Sometimes, websites need to allow users to submit some custom HTML code, known as the rich text. For example, a user posts in the forum; the contents of the post have pictures, videos, tables, etc., and the effects of these rich texts are achieved by the HTML code.
How to distinguish security rich text and offensive XSS?
In dealing with rich text, we need to return to the input check ideas. In Input Check, the main problem is not the inspection output of the variable context. But rich text data submitted by the user, whose semantics is the complete HTML code, does not produce the output to a patchwork of tag attributes. Therefore, special cases can get special treatment.
In the previous acticles, we listed all possible places to execute the script in the HTML. An excellent XSS filter should be able to identify all possible executions of scripts in the HTML code.
HTML is a structured language, easy to analyze. Htmlparser can parse out tags, labels, properties, and events of HTML code. Filtering the rich text event should be strictly prohibited, because the presentation requirements for rich text should not include the dynamic effects of event. Dangerous labels such as <iframe>, <script>, <base>, and <form> also should be strictly prohibited.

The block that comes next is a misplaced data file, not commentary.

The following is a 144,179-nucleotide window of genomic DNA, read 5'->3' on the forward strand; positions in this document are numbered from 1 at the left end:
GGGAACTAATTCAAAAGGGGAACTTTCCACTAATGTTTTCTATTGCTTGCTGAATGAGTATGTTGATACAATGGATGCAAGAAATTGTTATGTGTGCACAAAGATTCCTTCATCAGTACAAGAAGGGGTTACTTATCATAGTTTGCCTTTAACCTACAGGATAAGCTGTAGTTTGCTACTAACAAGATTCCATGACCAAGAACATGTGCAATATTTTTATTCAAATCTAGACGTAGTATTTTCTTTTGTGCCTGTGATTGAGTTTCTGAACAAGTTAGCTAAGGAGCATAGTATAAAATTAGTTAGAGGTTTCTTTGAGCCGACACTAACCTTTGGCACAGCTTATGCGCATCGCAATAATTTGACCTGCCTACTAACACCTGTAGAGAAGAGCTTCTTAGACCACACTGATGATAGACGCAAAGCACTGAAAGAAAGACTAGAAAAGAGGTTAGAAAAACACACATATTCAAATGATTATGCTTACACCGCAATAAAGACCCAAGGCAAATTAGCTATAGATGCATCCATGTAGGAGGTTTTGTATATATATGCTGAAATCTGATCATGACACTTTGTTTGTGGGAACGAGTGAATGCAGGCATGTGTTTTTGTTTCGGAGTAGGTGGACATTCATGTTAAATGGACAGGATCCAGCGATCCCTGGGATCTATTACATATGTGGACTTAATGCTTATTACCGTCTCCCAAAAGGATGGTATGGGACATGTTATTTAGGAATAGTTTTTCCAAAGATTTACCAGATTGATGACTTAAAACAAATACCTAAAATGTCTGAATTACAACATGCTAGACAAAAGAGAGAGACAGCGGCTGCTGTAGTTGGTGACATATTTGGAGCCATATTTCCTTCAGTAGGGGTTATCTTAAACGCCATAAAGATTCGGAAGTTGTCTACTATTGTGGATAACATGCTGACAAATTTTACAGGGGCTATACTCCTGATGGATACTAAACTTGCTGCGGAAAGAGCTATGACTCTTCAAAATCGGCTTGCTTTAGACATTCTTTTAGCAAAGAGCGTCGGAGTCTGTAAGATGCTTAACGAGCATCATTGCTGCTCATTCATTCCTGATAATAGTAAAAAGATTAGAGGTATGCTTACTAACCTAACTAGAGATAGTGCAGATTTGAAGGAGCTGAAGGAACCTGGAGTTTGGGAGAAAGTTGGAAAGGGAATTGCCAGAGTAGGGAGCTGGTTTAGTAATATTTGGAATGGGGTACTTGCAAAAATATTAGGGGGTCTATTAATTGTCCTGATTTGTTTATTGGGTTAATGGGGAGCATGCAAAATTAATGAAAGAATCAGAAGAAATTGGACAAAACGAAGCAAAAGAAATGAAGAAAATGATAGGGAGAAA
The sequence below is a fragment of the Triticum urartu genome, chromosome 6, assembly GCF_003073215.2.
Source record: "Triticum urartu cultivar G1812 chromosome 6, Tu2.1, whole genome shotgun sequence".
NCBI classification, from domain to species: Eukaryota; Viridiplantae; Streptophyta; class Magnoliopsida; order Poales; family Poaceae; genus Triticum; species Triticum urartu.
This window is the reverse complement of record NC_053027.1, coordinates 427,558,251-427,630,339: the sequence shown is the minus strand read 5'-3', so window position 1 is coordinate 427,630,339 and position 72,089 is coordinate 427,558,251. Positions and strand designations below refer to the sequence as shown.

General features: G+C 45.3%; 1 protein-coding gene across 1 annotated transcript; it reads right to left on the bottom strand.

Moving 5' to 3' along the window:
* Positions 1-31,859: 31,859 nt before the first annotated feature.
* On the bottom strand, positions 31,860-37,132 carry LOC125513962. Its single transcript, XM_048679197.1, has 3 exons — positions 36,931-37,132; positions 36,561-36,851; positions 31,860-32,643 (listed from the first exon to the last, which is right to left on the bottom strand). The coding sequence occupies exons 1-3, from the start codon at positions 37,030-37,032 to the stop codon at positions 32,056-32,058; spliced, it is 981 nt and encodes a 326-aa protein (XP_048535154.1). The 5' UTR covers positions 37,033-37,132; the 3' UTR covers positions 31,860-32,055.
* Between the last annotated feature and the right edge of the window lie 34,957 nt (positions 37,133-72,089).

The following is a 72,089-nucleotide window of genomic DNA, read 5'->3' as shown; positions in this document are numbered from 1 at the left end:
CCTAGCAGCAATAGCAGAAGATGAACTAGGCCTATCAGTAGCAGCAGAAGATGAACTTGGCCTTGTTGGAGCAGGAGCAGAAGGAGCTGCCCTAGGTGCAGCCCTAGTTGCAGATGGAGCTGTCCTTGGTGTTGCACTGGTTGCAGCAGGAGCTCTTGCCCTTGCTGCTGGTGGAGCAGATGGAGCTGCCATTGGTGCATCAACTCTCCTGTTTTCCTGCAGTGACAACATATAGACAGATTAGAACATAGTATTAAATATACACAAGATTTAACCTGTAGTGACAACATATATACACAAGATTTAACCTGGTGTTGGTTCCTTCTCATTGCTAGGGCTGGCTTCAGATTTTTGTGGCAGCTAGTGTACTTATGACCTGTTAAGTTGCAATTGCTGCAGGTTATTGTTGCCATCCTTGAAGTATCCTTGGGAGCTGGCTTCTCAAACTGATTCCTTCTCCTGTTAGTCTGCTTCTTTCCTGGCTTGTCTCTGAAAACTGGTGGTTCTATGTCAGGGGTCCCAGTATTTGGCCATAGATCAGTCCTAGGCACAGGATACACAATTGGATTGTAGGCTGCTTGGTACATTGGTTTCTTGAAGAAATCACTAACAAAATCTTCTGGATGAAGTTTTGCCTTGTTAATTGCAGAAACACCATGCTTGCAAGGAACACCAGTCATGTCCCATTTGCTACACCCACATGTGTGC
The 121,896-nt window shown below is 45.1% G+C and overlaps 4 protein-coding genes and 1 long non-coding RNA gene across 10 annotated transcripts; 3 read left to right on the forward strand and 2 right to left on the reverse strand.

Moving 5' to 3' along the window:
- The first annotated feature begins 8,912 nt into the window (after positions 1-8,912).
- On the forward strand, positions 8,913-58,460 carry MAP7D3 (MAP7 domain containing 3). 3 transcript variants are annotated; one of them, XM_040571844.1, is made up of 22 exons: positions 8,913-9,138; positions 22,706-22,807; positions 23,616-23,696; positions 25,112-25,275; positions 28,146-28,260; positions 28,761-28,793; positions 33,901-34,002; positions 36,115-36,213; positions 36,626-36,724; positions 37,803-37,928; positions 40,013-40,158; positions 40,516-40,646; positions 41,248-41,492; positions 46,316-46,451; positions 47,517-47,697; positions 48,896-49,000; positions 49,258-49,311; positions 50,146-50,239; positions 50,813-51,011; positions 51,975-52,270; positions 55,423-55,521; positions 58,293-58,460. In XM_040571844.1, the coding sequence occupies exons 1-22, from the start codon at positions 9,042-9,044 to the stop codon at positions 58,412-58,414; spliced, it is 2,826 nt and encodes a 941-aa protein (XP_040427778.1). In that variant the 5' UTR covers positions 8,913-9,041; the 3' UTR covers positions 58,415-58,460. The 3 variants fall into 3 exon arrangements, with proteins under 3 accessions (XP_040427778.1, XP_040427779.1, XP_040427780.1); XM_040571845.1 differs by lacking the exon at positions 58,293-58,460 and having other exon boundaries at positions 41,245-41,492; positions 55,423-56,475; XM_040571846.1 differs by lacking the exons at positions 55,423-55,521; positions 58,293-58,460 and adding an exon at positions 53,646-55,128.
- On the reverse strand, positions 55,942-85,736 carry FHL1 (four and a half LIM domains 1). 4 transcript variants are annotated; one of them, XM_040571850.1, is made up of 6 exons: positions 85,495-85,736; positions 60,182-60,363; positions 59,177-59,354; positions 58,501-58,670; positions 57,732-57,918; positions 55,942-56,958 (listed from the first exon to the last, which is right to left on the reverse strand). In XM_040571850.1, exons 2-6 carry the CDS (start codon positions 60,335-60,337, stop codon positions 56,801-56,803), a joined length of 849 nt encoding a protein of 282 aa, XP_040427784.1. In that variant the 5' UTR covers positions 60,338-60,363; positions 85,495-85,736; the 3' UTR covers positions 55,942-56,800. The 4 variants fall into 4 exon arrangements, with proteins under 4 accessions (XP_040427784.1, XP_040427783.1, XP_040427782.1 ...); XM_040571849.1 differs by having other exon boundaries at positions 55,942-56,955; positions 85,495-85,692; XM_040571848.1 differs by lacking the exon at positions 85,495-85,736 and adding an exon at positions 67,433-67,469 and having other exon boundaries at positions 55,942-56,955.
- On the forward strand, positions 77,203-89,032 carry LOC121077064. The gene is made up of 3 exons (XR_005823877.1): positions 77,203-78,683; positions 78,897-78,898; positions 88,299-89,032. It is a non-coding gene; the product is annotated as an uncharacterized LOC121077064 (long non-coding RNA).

In the choice of the label, you should use the whitelist to avoid the use of blacklists. For example, it only allows <a>, <img>, <div>, and other safe labels to exist. The whitelist principles are not only used for the selection of the pins; the same should be used for the selection of attributes and events. In rich text filtering, processing CSS is a troublesome thing. If you allow users to customize the CSS style, it may also lead to XSS attacks. Therefore, as far as possible, prevent users from customizing CSS and style.
If it must allow users to self-custom style, you can only filter CSS like rich text. This requires a CSS parser for intelligent analysis of the style; check whether it contains dangerous code.
Some of the more mature open-source projects implement XSS checking for rich text. Anti-Samy* is an open-source project in OWASP, also the best of the XSS filters. It is based on Java at the earliest and now has been extended to.NET and other languages:
Policy policy = Policy.getInstance(POLICY_FILE_LOCATION);
AntiSamy as = new AntiSamy();
CleanResults cr = as.scan(dirtyInput, policy);
MyUserDAO.storeUserProfile(cr.getCleanHTML()); // some custom function
You can use another widely acclaimed open-source project in PHP:HTMLPurify.